Friday, 20 April 2012

Nature Walk: Living and Non Living

This term, we are very excited to be embarking on a new topic.  We are going to explore living things.  But, we feel very strongly that students learn best by doing and when their learning is interactive and hands on.    We want our kids to guide their own learning.  We will not be standing at the front of the class spouting facts about different living things.  Instead the kids and their wonders will guide us.  But, before we get started we want to check for understanding and establish some background knowledge.  First order of business, a nature walk.

Armed with clipboards, magnifying glasses and pencils we headed outside.  The kids were asked to to write down everything they noticed.  We walked around the school examining trees, litter, rocks, spider webs and playground equipment.

Once inside, we sat in a sharing circle and each student shared one thing from their list.  As they shared from their list I wrote down what they shared on recipe cards.  Now we had 22 different objects from outside.  Next, we played a game where I showed a card and they had to decide whether the item was living or non- living.  We classified (a grade one process of science) our items and created a two column chart on the chalk board using masking tape.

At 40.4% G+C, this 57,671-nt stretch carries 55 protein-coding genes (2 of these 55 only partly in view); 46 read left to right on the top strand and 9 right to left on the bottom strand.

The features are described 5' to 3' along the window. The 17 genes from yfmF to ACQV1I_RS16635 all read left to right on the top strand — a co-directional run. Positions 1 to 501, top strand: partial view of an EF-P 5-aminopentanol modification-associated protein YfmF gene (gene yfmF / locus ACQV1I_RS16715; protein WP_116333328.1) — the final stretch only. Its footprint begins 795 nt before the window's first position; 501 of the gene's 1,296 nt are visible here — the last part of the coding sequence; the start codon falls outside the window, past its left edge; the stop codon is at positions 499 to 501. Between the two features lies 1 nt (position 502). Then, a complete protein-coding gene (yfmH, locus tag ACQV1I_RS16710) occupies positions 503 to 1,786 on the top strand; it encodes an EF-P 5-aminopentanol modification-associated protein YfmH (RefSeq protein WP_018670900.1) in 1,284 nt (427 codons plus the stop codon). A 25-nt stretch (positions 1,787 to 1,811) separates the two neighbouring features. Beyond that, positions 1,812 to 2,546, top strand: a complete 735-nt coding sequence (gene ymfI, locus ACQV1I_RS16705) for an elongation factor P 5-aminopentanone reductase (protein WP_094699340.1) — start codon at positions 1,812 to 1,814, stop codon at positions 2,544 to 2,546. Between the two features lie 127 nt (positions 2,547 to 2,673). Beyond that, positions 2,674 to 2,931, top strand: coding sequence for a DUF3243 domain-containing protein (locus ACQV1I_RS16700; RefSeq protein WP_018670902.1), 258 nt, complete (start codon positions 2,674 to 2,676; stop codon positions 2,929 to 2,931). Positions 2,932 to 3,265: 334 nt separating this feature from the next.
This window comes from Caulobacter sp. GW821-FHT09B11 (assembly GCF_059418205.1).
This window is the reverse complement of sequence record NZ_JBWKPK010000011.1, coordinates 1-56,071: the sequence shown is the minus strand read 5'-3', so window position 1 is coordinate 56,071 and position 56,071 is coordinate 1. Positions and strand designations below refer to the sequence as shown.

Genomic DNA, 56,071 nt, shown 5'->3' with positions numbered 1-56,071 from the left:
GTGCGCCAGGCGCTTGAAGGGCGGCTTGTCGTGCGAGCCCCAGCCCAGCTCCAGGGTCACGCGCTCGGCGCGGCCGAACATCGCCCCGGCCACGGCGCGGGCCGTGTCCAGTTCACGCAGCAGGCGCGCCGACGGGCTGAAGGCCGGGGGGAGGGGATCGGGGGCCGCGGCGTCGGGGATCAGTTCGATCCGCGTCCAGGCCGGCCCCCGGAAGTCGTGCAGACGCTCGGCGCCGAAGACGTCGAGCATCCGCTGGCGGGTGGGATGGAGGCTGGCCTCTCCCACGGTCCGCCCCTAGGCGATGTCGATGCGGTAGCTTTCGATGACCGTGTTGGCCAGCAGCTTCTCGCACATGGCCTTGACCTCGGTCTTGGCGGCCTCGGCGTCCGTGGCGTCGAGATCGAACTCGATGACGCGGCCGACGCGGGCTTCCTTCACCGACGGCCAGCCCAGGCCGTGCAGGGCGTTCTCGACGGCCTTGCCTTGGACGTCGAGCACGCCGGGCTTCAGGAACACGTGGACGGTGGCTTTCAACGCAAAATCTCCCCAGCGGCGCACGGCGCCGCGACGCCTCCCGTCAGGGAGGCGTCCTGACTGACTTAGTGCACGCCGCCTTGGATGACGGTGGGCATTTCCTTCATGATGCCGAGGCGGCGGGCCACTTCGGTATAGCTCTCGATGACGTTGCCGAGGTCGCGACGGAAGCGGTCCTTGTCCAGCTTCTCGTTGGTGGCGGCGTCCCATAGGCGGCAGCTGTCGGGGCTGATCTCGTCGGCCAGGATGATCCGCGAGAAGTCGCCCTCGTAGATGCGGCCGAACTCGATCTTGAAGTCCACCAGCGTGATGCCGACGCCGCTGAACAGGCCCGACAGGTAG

There was a lot of great discussion and big thinking about how to tell whether an object is living or non- living.  Part way through our discussion we realized we needed to add a new column.  We decided to call this category, "used to be living" in order to provide a list for leaves that had fallen to the ground and dead spiders.

After our discussion, the students were asked to go back and work in their science notebooks.  I wanted them to classify the objects on their personal lists and record their classification in their notebooks.

This is a great opportunity to see the children's thinking skills in action.  How will they classify their own lists and how will they represent their learning?  Will they use a t-chart, a labelled diagram or a web.  These are all different tools that the students have been exposed to throughout the year from their peers and modeled by their teachers.  This open ended type of activity allows every child to succeed and show what they know.

This lesson leads nicely into our next lesson, what living things need to survive?  To be continued....

1 comment:

  1. I like how the children were allowed to choose how they wanted to represent their knowledge (categories), either through webs, charts, diagrams, or in writing. A great example of differentiated learning!